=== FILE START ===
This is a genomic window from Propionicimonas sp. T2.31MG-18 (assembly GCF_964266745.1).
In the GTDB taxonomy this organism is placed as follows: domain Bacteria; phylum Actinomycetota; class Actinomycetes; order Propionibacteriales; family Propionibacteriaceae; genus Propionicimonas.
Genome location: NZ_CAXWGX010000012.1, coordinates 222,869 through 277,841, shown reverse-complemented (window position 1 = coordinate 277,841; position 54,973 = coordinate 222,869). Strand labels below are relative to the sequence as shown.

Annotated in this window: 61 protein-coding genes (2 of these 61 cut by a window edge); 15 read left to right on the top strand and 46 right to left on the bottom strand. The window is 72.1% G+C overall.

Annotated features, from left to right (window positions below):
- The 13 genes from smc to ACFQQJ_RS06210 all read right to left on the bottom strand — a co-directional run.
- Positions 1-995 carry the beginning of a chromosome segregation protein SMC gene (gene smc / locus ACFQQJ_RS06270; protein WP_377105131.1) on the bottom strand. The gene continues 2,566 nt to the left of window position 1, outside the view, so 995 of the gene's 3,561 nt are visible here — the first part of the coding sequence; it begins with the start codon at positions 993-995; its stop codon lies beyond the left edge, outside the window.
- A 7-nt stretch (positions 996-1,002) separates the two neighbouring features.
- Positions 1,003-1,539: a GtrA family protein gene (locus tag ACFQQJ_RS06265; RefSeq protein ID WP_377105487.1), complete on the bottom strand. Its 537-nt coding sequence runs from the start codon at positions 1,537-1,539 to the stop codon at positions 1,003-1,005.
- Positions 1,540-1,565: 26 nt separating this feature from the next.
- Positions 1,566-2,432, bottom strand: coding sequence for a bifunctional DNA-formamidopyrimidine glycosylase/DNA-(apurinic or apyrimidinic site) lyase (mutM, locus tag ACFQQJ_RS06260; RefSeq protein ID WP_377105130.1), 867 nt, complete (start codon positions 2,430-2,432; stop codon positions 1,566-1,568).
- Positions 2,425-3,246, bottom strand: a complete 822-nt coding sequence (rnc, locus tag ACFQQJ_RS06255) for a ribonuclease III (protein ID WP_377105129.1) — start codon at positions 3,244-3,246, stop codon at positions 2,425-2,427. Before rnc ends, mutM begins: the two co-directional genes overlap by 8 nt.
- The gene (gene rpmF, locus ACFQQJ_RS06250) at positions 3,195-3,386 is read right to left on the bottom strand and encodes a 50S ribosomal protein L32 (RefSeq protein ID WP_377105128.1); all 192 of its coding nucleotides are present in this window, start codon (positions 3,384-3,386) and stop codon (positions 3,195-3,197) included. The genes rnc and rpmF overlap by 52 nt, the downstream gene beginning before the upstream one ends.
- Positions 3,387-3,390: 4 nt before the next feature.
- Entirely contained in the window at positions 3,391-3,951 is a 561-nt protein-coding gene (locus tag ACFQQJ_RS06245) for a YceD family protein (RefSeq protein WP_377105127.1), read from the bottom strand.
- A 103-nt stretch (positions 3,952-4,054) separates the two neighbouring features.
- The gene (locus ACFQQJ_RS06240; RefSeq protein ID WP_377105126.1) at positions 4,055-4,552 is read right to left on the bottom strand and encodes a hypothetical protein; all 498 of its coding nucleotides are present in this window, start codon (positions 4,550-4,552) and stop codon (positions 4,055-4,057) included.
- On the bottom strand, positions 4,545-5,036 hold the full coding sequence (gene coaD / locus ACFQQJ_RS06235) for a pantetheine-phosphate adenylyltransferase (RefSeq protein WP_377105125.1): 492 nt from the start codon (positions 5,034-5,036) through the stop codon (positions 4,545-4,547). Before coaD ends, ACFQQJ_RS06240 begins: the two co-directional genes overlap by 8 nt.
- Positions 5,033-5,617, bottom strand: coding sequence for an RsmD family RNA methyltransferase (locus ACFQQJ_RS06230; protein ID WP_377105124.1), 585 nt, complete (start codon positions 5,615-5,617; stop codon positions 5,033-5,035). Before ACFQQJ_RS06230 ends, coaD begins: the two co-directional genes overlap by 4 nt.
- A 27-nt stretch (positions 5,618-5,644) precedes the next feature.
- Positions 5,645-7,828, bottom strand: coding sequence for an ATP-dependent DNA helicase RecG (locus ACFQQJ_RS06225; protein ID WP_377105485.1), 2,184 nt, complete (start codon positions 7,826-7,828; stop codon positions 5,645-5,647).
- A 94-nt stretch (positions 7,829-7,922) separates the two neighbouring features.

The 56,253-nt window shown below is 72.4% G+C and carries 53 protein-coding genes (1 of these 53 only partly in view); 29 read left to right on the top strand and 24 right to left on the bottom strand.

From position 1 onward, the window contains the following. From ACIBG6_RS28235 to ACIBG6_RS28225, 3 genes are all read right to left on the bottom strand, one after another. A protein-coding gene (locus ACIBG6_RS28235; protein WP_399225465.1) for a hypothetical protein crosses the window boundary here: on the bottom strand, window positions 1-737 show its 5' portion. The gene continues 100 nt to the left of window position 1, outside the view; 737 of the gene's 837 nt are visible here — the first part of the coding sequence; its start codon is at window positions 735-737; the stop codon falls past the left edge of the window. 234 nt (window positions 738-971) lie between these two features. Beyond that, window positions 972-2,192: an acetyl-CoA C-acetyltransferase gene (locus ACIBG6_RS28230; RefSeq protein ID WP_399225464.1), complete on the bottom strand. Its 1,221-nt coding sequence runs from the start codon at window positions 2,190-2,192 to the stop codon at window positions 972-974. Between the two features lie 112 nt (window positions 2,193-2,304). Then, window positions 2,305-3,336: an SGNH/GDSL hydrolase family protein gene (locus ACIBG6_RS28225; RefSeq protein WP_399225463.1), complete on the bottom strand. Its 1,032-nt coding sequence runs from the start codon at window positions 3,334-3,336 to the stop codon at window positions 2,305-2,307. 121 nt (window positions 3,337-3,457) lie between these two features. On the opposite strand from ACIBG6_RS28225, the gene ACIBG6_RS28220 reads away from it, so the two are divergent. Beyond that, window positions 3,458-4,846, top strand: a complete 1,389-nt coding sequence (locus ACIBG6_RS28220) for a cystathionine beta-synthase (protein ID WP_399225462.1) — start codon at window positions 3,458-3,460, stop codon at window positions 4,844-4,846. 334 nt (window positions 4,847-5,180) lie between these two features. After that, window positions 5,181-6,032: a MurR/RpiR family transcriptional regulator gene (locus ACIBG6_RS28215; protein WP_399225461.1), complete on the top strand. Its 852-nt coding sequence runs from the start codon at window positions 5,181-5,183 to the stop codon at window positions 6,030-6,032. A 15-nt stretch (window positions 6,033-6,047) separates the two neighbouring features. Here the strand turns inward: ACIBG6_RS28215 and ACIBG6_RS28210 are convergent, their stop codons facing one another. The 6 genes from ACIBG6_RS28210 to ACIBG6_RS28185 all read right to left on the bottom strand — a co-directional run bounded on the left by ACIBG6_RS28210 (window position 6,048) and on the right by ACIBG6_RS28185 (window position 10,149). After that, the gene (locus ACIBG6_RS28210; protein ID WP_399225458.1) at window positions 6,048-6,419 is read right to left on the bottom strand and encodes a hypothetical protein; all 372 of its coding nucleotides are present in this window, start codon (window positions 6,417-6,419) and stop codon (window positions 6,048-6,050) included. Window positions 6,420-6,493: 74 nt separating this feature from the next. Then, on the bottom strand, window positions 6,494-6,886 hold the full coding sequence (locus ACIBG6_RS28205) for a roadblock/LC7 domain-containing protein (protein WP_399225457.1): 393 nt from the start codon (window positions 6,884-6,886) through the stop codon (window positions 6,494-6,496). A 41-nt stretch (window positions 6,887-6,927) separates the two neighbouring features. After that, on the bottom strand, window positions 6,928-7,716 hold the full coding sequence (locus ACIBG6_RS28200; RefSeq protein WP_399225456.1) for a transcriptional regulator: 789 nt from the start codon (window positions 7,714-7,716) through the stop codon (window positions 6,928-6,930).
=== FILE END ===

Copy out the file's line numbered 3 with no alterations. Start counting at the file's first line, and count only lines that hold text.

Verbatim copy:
Genome location: NZ_CAXWGX010000012.1, coordinates 222,869 through 277,841, shown reverse-complemented (window position 1 = coordinate 277,841; position 54,973 = coordinate 222,869). Strand labels below are relative to the sequence as shown.